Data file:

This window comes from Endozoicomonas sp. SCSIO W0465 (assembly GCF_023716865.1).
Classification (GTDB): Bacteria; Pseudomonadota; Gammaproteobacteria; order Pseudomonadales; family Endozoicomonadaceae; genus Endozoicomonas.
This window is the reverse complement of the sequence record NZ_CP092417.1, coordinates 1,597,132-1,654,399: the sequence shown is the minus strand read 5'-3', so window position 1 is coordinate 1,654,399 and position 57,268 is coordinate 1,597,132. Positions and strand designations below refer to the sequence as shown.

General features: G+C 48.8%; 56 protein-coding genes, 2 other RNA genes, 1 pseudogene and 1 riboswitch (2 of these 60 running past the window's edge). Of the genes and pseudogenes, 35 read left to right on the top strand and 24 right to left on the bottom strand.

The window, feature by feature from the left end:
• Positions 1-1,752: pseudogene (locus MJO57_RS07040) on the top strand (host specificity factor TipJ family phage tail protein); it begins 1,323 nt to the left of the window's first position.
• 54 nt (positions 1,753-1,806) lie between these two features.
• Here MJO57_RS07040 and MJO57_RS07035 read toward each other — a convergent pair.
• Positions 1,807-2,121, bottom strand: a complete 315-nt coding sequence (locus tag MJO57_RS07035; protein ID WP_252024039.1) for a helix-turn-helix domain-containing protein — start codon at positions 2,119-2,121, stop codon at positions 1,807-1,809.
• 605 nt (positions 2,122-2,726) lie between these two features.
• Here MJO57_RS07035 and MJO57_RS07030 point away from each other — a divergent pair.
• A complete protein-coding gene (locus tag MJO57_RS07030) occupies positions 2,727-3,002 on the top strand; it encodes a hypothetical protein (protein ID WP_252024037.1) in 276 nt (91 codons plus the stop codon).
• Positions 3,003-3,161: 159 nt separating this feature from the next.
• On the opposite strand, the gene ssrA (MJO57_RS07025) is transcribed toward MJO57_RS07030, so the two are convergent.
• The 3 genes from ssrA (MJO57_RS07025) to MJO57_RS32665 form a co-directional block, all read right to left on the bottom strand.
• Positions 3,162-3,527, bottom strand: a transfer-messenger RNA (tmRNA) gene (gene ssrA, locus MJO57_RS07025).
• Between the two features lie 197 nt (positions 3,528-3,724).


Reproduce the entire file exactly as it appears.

This window comes from Endozoicomonas sp. SCSIO W0465 (assembly GCF_023716865.1).
Classification (GTDB): Bacteria; Pseudomonadota; Gammaproteobacteria; order Pseudomonadales; family Endozoicomonadaceae; genus Endozoicomonas.
This window is the reverse complement of the sequence record NZ_CP092417.1, coordinates 1,597,132-1,654,399: the sequence shown is the minus strand read 5'-3', so window position 1 is coordinate 1,654,399 and position 57,268 is coordinate 1,597,132. Positions and strand designations below refer to the sequence as shown.

General features: G+C 48.8%; 56 protein-coding genes, 2 other RNA genes, 1 pseudogene and 1 riboswitch (2 of these 60 running past the window's edge). Of the genes and pseudogenes, 35 read left to right on the top strand and 24 right to left on the bottom strand.

The window, feature by feature from the left end:
• Positions 1-1,752: pseudogene (locus MJO57_RS07040) on the top strand (host specificity factor TipJ family phage tail protein); it begins 1,323 nt to the left of the window's first position.
• 54 nt (positions 1,753-1,806) lie between these two features.
• Here MJO57_RS07040 and MJO57_RS07035 read toward each other — a convergent pair.
• Positions 1,807-2,121, bottom strand: a complete 315-nt coding sequence (locus tag MJO57_RS07035; protein ID WP_252024039.1) for a helix-turn-helix domain-containing protein — start codon at positions 2,119-2,121, stop codon at positions 1,807-1,809.
• 605 nt (positions 2,122-2,726) lie between these two features.
• Here MJO57_RS07035 and MJO57_RS07030 point away from each other — a divergent pair.
• A complete protein-coding gene (locus tag MJO57_RS07030) occupies positions 2,727-3,002 on the top strand; it encodes a hypothetical protein (protein ID WP_252024037.1) in 276 nt (91 codons plus the stop codon).
• Positions 3,003-3,161: 159 nt separating this feature from the next.
• On the opposite strand, the gene ssrA (MJO57_RS07025) is transcribed toward MJO57_RS07030, so the two are convergent.
• The 3 genes from ssrA (MJO57_RS07025) to MJO57_RS32665 form a co-directional block, all read right to left on the bottom strand.
• Positions 3,162-3,527, bottom strand: a transfer-messenger RNA (tmRNA) gene (gene ssrA, locus MJO57_RS07025).
• Between the two features lie 197 nt (positions 3,528-3,724).